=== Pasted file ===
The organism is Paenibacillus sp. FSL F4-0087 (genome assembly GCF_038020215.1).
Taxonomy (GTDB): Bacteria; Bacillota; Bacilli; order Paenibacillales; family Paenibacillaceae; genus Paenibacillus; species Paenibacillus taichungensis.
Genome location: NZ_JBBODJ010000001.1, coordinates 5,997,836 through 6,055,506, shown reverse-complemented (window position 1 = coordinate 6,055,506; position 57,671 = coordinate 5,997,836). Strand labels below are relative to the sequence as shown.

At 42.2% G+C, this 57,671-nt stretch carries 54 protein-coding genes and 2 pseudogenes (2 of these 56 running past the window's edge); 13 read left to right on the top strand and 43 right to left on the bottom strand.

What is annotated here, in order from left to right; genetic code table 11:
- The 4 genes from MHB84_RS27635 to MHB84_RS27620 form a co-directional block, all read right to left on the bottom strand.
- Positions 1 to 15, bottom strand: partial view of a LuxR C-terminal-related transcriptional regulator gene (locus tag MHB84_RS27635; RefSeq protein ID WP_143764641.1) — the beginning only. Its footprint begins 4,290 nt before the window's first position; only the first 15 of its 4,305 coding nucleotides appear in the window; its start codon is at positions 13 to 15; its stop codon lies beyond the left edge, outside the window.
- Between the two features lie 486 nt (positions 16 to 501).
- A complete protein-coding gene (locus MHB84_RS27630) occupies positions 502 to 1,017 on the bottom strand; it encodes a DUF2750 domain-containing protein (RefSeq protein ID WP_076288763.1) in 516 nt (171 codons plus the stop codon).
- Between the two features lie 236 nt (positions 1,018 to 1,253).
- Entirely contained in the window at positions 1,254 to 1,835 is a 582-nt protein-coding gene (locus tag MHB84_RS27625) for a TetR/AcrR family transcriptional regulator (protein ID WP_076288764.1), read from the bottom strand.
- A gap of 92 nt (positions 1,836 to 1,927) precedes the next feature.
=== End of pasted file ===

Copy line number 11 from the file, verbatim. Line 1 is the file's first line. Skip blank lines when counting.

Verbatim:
- Entirely contained in the window at positions 1,254 to 1,835 is a 582-nt protein-coding gene (locus tag MHB84_RS27625) for a TetR/AcrR family transcriptional regulator (protein ID WP_076288764.1), read from the bottom strand.